The same goes for the Yuan dynasty. Kublai Khan could have taken up the position of “Khan” just like his brothers, but he decided to declare himself as “emperor of China”.

    By taking up the template of heaven instead of ruling by their own respective ways, the mongols and manchurians voluntarily chose to declare themselves as Chinese.

    You talked about manchurians taking up most of the leadership positions. That is rubbish. Most of the officials were han, although manchurians were given notable priveleges. However, this can be seen in nearly every middle eastern country. For example, sunnis were given the important leadership postions under saddam. Would you say sunnis are foreign?

    The mongols and the manchurians were foreigners at first, but they gradually assimilated into Chinese society. The mongols did not assimilate as completely as the manchurians, so there is a degree of debate over that. However, the fact that the manchurians assimilated into Chinese society is widely recognized as a historical fact.

    Finally, would you say that the Norman era was a french era?

    • Terry,

      I want to add something to your comment.

      Both the Mongols and the Manchurians were from East Asia and before they ruled China, they were already influenced by the spread of Confucian values and philosophy within the family unit. Due to this influence on their own minority cultures, they already held many of the same cultural values that existed in China so it was easy for them to be assimilated into the larger Han sphere of cultural influence after they assumed the leadership role.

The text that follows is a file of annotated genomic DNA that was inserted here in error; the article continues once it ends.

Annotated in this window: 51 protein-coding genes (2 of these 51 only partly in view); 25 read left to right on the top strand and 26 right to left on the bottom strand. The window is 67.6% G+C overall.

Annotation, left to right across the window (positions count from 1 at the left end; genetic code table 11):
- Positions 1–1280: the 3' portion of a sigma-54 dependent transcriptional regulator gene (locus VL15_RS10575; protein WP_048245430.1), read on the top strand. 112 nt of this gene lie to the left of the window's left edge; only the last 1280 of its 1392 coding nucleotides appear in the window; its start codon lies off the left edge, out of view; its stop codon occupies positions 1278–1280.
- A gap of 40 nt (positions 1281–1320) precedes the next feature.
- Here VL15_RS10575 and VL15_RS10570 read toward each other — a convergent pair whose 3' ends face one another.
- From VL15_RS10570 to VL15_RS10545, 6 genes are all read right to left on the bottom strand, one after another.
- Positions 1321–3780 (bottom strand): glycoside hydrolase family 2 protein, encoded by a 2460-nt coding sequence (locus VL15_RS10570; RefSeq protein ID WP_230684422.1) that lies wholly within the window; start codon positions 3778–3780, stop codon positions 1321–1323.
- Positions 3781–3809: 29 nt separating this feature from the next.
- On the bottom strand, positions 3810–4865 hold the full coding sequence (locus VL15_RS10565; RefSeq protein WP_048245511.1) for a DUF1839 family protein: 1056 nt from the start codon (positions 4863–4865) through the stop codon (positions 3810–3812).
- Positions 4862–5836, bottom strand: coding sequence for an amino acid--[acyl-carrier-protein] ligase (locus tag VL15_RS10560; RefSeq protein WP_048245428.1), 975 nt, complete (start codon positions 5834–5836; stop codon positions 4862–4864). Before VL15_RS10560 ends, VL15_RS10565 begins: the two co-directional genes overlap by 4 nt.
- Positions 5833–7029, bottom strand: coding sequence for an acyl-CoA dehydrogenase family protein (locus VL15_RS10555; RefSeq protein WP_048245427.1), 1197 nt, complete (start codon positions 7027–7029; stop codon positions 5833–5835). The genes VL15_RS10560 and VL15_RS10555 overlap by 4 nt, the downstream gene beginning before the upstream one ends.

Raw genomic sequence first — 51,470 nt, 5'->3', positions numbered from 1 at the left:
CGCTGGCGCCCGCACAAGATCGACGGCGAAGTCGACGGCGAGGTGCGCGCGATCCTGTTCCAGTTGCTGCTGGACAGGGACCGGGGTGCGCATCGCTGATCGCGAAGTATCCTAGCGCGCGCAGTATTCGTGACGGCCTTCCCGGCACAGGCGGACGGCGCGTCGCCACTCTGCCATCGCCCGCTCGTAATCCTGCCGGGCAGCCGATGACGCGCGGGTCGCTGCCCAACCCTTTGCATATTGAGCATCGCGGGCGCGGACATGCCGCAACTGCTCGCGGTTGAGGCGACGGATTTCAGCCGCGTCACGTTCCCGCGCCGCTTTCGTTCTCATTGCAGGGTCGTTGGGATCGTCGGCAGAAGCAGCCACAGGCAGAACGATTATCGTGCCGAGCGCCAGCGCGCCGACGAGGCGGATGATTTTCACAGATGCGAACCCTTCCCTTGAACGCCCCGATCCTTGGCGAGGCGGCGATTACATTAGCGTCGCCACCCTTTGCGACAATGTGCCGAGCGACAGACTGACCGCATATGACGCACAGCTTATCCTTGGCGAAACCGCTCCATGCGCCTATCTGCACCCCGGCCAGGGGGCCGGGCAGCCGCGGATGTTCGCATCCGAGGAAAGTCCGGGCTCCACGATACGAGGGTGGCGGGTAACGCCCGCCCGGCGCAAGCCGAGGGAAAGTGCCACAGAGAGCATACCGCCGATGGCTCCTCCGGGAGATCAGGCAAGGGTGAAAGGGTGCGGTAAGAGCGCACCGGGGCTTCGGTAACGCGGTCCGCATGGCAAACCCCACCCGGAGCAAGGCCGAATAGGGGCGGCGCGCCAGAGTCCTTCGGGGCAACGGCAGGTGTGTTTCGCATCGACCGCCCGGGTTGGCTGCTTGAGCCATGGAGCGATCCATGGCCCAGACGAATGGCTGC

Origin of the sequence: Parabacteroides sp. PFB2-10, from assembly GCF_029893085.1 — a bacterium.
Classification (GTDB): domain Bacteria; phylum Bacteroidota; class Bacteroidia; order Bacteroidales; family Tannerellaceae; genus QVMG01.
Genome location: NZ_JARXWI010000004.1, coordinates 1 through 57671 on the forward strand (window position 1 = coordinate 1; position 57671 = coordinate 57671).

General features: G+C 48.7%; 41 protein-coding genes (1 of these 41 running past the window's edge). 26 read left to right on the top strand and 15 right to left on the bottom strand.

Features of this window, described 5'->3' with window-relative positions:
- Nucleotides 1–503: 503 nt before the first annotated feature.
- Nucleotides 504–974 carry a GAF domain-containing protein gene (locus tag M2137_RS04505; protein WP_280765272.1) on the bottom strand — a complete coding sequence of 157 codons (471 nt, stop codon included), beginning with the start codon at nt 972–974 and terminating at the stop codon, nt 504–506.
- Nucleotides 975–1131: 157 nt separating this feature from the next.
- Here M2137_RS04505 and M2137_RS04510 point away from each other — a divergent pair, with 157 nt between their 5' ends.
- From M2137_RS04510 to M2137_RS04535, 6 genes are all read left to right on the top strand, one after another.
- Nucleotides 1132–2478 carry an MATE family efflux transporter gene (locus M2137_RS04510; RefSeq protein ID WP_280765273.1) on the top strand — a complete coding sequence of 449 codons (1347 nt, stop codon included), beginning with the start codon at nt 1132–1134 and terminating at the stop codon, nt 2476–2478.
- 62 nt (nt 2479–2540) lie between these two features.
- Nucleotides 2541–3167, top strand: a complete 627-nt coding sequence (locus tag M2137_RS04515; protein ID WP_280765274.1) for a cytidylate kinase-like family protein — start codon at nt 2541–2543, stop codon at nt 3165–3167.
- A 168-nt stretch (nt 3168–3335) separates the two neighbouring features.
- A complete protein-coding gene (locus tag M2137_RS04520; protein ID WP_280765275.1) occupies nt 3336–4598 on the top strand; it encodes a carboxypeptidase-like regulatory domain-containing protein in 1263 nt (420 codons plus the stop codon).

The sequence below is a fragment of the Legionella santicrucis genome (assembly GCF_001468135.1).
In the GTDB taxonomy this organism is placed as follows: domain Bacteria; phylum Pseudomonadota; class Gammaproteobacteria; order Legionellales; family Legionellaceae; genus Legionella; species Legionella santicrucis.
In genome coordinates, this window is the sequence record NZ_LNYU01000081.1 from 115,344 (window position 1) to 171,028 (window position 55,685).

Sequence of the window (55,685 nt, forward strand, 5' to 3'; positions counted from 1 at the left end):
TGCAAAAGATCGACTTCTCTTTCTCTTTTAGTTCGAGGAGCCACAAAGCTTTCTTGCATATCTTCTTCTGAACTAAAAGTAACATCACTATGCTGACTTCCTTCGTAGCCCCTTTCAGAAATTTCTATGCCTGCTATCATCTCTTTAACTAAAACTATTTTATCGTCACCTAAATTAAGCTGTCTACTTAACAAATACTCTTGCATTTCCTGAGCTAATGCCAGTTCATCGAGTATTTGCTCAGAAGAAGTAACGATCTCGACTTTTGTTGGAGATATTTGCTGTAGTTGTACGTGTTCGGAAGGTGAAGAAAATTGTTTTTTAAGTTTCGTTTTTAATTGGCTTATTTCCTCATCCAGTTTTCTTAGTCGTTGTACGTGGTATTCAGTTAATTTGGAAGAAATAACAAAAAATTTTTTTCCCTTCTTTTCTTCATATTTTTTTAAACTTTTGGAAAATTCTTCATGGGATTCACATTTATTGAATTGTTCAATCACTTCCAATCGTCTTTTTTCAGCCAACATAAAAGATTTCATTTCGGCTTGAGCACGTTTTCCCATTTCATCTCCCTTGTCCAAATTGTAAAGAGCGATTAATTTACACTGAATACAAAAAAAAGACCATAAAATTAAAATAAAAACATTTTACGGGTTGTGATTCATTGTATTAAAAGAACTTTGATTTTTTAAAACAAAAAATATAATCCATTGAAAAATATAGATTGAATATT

In fact, his mother raised Kublai Khan in the Confucian tradition so it was easy for him to assume the mantle of a Confucian emperor after he defeated the Sung Dynasty to rule China. In addition, until his beloved wife’s death, he strengthened China and improved on its infrastructure. After his beloved wife’s death, he fell into a deep depression and the dynasty ministers took advantage of this and corruption spread due to the Khan’s neglect in his later years, which explains why the Ming defeated the Mongols soon after Kublai’s death.

      After this debate was in the can and scheduled to appear (we finished the twelve-part series before I scheduled them), I wanted to challenge Mr. Parfitt’s theory further and did some research on the spread of Confucian values to the rest of East Asia and discovered that China’s influence as a regional super power that was more technologically advanced with a higher standard of living than its neighbors did cause Confucianism to sprout legs and travel as did Buddhism and Chinese architecture and construction technical. Japan may even thank China for its written language. My wife and my father-in-law, who were never schooled in reading Japanese, have no problem figuring out what a passage written in Japanese says since the Japanese copies much that they learned from China over the thousands of years that China was the number one. Two thousand years is a long time.